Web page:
Find Hartwell’s fall bass haunts

Brian Latimer sticks to the main lake for Hartwell’s fall spots and largemouth.

Wait for cool weather to switch to fall patterns

For professional bass angler Brian Latimer, October is one of those months that can either fish like summer or fall, depending on that particular year’s weather. But he said this is the month when it usually transitions into fall on Lake Hartwell.

“Two things to look for when deciding when to start fishing fall patterns include the temperature and the photo period, or how long the sun is shining. And we can still experience scortching temps in the Carolinas this month. However, the photo period is definitely becoming shorter every day,” he said.

Latimer said when the air temperature and photo period both fall into autumn patterns, that’s when he begins fishing as if it’s fall.

“Don’t watch the calendar to look for the seasonal pattern. You’re going to watch the weather and the photo period. When those conditions push the bass off their summertime haunts, that’s when you need to consider your fall patterns. But the single most triggering factor is the weather patterns,” he said.

Basically, if it’s still hot outside, Latimer sticks to his summertime fishing patterns.

“And once it does turn into fall, that’s when I start targeting spotted bass and largemouth bass on Hartwell, which is a deep, clear lake,” he said.

At some point this month, Latimer will begin casting jerk baits, topwater lures, and drop shots. As for what areas he likes to target, he focuses on main lake humps, main lake brush, and main lake points.

Keep to the main

“And typically, I like to fish the longer, steeper points in the fall. I really like those points that come out to the river channel, intersect with the river channel, then drop right off into the river,” he said.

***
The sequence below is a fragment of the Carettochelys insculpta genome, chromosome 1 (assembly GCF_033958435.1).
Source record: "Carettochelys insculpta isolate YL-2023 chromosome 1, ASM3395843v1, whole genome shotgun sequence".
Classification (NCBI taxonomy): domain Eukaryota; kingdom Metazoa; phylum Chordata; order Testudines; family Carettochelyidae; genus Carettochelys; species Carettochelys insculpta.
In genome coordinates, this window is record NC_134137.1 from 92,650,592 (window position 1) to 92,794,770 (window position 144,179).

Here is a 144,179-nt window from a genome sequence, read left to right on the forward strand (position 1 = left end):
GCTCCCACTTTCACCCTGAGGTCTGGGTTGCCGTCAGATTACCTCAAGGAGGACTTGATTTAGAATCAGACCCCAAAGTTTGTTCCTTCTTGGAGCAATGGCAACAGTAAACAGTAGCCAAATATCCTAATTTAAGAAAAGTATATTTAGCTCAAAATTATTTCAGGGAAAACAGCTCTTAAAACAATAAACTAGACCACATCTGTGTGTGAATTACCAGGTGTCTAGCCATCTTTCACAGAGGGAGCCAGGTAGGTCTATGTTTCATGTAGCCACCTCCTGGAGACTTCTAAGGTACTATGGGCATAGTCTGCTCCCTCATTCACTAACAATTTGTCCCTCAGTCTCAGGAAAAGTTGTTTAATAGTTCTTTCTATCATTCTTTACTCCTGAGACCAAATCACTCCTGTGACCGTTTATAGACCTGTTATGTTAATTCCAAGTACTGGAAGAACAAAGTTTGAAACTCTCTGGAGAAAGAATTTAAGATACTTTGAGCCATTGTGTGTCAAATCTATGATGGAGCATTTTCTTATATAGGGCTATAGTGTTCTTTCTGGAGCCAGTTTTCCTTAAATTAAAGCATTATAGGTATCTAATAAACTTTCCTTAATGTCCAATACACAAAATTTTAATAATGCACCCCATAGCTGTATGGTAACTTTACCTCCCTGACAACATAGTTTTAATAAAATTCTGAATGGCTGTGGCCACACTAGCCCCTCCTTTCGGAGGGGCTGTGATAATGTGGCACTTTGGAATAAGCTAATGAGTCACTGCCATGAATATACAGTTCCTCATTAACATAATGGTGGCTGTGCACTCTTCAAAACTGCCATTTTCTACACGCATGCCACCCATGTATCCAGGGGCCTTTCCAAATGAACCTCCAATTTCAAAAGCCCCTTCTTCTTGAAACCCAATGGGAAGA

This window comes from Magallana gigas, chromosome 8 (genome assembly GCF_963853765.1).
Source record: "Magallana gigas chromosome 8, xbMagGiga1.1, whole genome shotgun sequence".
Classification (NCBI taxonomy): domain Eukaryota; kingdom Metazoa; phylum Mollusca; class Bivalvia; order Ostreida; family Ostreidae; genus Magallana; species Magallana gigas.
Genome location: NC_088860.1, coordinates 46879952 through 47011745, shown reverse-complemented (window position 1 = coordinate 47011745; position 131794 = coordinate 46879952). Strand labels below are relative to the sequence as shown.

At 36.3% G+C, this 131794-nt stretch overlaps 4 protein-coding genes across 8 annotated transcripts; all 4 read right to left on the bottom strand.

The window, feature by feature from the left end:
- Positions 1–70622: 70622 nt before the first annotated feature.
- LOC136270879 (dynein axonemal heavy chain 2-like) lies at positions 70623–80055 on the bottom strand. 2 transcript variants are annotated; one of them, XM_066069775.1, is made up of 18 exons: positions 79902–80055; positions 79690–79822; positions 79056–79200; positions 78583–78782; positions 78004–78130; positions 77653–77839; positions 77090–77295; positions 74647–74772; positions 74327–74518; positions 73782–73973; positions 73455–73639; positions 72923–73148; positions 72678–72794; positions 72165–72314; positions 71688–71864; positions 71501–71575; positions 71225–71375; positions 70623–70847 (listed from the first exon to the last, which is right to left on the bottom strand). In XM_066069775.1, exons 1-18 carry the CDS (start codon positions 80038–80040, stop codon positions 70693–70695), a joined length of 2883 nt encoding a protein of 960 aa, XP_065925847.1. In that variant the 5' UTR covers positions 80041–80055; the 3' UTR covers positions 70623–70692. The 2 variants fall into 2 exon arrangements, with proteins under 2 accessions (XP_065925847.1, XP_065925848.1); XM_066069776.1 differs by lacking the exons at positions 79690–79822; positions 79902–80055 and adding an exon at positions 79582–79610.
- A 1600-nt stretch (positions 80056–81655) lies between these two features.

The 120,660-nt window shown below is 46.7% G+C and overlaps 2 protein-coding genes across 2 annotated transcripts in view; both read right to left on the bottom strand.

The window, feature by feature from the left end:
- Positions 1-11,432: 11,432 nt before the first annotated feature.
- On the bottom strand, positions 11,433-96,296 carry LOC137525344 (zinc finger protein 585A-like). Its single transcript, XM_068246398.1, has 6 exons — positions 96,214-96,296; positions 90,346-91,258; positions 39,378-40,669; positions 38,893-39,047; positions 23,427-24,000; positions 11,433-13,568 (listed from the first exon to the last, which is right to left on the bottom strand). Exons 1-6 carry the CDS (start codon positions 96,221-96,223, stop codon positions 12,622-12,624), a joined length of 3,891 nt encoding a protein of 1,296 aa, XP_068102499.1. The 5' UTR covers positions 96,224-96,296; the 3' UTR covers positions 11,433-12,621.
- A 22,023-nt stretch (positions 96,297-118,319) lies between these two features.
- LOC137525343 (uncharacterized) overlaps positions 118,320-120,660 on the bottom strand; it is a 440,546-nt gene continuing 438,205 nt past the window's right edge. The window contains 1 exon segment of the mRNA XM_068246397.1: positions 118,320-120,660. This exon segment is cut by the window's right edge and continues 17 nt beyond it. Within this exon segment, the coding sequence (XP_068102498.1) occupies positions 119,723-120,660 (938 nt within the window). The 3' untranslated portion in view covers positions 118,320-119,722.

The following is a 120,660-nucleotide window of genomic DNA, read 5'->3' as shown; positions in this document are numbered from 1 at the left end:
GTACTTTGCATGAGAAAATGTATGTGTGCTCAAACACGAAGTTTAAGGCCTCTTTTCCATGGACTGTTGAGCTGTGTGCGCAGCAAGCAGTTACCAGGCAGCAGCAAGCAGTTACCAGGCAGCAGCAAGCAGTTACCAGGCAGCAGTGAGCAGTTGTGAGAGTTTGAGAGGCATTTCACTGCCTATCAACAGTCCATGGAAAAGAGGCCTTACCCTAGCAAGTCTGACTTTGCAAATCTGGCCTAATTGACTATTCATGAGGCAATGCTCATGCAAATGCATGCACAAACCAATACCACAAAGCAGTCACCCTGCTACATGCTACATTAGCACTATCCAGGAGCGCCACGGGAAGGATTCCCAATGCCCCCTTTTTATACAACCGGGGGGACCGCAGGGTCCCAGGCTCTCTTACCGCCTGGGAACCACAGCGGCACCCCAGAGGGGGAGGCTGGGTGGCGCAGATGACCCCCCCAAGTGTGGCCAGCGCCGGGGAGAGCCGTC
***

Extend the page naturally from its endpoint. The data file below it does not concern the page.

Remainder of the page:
Jerkbaits are always a good bet.

“Jerkbaits imitate shad, and those type lures always dominate during the fall of the year here, because fish are typically feeding on shad,” he said. “Crankbaits, topwaters and small finesse lures all work great once fall weather hits.”

Latimer said this isn’t a good time of year to anchor down in a creek all day. Those humps, brush and points he targets are all on the main lake, or at least where creeks meet the main lake.

“This time of year, the fish disperse and don’t concenctrate in small areas like creeks. The majority of the fish – and this is true for any lake this time of year – are on the main lake, and in, or at least in close proximity to, the main river channel,” he said.

Latimer said some fish will certainly stay in creeks, even this time of year. But those numbers are small compared to what’s always on the move throughout the main lake.

“Cartainly, you have resident fish in this creek or that creek, at the upper dam and the lower dam. But they constitute a small number of the bass population. The majority of the fish are really spread out in the fall. So if you stay on the main lake, I think you give yourself a better chance of connecting with those migration routes and the bass using them,” he said.

About Brian Cope 2762 Articles
Brian Cope is the editor of Carolina Sportsman. He has won numerous awards for his writing, photography, and videography. He is a retired Air Force combat communications technician, and has a B.A. in English Literature from the University of South Carolina. You can reach him at

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